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Recruiting Young Members

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lgray001 Avatar
lgray001 Gold Member Larry Gray
Lexington, VA, USA   USA
1976 Triumph TR7 "POS-2"
1979 Triumph TR7 "The Money Pit"
All:

This weekend I was elected Membership Chairman of the Shenandoah Valley British Car Club.

One of the things I want to make an effort to achieve is recruiting young members as most of our members are 50+.

I would appreciate any suggestions from the forum membership.

Thanks,

Larry Gray

ALL:

I've received 65 responses in one day from the various forums.

Thanks for your input.

Larry



Edited 1 time(s). Last edit at 2017-11-07 04:29 PM by lgray001.


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jplatel1 jacob P
Albany, NY, USA   USA
Im 26, and have wanted to buy a triumph since i was a kid because of exposure to a family friends TR3, I am definitely a bit of an oddball, but may have a couple ideas,

Although i haven't had much time to think about it, I think the best way to expose younger people to British cars is to try to engage with more modern car clubs. it is important to note that people my age are definitely interested in cars, but many have no experience with 50s and 60s European cars. Maybe associating with and setting up collaborative events with more modern Japanese or american car clubs will expose the cars were interested in to more people 18-45. all it takes is one good experience to get someone hooked!

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Tonyfixit Avatar
Tonyfixit Tony M
Duncan, British Columbia, Canada   CAN
Have you considered doing a Show and Tell at a local school? Many young people do not know or understand that a car can be taken apart and put back together, cars are seen as disposable appliances that are sent to a dealer to be mysteriously fixed or just discarded if they are old because repair is not ecconomic.

I remeber having a neighbours teen age kid help me bleed brakes, he stuck around and helped me a few times. One day (I think I was removing a starter) the youg guy said, with some supprise "it's just nuts and bolts!"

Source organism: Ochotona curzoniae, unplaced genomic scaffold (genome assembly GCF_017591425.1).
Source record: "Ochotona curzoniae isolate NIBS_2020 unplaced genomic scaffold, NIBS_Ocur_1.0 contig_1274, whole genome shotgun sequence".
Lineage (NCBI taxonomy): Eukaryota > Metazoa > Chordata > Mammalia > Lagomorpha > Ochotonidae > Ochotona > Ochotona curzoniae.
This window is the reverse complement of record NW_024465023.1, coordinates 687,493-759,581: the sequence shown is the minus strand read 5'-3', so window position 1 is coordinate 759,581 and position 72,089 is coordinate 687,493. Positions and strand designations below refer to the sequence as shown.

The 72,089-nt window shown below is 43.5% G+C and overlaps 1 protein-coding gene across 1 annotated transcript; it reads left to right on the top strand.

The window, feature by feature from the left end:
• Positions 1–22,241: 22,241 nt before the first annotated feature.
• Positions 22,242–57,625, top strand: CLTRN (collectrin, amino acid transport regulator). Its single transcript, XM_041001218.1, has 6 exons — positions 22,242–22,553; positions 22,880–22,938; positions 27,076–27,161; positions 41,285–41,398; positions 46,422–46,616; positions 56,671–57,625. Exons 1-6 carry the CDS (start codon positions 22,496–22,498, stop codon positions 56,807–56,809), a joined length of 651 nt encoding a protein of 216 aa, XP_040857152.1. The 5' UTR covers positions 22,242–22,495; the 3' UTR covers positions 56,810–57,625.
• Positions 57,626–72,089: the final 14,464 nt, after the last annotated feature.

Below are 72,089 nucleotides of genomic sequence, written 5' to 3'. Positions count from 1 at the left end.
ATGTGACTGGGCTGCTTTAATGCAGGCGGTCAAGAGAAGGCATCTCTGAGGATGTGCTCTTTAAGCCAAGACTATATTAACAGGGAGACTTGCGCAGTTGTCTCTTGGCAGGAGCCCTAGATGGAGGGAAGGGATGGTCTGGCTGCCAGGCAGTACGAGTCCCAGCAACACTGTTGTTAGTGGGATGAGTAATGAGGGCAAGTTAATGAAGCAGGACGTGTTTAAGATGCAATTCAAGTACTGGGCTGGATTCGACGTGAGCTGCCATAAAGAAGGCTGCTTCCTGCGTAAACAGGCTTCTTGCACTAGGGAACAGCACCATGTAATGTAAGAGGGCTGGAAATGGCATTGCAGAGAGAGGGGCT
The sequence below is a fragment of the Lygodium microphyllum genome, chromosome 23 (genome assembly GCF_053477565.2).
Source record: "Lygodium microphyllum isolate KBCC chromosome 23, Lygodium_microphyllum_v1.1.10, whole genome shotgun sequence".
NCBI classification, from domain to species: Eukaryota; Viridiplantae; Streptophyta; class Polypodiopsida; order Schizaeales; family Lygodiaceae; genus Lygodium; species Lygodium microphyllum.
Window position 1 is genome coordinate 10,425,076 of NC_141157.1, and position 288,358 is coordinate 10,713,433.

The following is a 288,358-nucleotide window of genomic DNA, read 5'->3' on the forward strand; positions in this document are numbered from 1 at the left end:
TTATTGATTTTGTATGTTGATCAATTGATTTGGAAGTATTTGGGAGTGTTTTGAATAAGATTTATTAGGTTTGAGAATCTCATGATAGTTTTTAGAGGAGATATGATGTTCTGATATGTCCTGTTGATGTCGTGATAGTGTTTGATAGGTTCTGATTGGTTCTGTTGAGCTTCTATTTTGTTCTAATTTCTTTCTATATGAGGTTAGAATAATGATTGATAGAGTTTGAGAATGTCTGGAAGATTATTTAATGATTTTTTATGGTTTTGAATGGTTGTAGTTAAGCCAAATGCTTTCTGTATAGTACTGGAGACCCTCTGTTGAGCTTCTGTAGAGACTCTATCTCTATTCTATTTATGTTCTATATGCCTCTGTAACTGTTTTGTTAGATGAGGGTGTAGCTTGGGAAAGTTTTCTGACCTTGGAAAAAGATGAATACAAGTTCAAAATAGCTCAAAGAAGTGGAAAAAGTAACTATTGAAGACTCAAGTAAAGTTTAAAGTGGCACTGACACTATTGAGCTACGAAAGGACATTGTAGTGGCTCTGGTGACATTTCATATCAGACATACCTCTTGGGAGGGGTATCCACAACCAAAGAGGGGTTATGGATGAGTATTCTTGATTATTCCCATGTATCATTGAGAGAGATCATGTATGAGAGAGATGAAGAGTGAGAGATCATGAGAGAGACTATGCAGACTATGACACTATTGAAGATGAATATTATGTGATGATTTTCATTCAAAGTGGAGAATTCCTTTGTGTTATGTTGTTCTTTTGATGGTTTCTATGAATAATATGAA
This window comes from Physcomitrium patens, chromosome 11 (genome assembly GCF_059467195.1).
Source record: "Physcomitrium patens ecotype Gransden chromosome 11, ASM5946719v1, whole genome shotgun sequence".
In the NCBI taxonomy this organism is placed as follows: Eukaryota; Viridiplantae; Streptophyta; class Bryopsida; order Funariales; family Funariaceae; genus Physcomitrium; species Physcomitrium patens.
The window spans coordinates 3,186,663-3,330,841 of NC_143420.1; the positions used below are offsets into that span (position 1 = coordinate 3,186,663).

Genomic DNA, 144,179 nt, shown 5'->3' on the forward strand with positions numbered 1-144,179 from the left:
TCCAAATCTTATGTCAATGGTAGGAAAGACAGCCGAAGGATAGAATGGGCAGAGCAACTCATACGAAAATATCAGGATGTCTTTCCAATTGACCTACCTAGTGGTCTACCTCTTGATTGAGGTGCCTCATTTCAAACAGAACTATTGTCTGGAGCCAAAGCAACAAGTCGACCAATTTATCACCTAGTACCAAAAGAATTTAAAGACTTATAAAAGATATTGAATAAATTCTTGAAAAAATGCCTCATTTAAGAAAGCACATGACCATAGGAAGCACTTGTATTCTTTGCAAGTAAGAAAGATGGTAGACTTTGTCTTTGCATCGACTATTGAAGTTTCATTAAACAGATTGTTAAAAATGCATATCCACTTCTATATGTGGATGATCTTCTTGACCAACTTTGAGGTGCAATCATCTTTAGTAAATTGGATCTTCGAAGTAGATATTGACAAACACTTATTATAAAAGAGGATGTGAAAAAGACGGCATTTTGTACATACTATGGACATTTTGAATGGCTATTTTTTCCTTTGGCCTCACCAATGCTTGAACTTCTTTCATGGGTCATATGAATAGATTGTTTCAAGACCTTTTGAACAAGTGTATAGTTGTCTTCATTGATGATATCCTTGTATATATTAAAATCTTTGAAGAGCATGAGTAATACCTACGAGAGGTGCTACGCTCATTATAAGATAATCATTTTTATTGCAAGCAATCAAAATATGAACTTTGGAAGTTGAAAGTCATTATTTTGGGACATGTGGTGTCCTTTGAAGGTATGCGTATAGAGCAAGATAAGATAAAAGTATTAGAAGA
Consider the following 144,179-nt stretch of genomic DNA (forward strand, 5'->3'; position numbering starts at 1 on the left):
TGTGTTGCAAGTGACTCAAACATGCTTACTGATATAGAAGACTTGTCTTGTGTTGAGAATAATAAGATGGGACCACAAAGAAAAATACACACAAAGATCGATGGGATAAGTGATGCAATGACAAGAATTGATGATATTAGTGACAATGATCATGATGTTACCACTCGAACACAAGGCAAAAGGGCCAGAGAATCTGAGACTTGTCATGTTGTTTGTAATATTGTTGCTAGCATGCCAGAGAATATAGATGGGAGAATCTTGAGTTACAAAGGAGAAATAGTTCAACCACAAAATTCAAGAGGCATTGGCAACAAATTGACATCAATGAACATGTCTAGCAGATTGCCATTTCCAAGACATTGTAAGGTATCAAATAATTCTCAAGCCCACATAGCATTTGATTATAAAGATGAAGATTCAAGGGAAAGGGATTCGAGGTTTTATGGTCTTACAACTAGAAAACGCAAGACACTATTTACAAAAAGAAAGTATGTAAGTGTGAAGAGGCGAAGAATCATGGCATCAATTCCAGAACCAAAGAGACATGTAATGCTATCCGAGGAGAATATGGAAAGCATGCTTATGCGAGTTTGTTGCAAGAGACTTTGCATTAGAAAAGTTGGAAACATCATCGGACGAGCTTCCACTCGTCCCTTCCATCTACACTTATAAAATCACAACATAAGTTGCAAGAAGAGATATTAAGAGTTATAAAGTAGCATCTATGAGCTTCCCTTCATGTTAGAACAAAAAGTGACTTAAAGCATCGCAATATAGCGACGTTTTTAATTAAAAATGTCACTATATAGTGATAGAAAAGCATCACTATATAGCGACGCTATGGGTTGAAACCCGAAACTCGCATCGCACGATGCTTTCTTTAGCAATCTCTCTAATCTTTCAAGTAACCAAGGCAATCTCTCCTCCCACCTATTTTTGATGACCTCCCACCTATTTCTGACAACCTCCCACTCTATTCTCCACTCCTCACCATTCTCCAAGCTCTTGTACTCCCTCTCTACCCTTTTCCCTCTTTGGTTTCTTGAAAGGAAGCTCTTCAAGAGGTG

I think a light came on in his head, that there was nothing magic or mysterious about cars (or at least old cars) they can come apart with simple tools and the logic of their parts and function becomes apparent .



Edited 1 time(s). Last edit at 2017-11-06 10:39 PM by Tonyfixit.

ducbsa Bruce Metcalf
Berryville, Virginia, USA   USA
In reply to # 1496339 by jplatel1 Im 26, and have wanted to buy a triumph since i was a kid because of exposure to a family friends TR3, I am definitely a bit of an oddball, but may have a couple ideas,

Although i haven't had much time to think about it, I think the best way to expose younger people to British cars is to try to engage with more modern car clubs. it is important to note that people my age are definitely interested in cars, but many have no experience with 50s and 60s European cars. Maybe associating with and setting up collaborative events with more modern Japanese or american car clubs will expose the cars were interested in to more people 18-45. all it takes is one good experience to get someone hooked!

That is a good idea, I'll pass it along.

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tomster Avatar
tomster Tom Dunbar
Annapolis, Maryland, USA   USA
I think taking kids to the car shows is very influencing. I've taken some of my kids and they will be future Triumph owners I think.
Of course that's not an easy thing to do, but also I imagine we all need to drive our vehicles as much as we can to get them
out in the public eye.

Good luck!

Trike4 Avatar
Trike4 Marcus G
Brighton, Michigan, USA   USA
1963 Triumph TR4
1963 Triumph TR4 "Trike"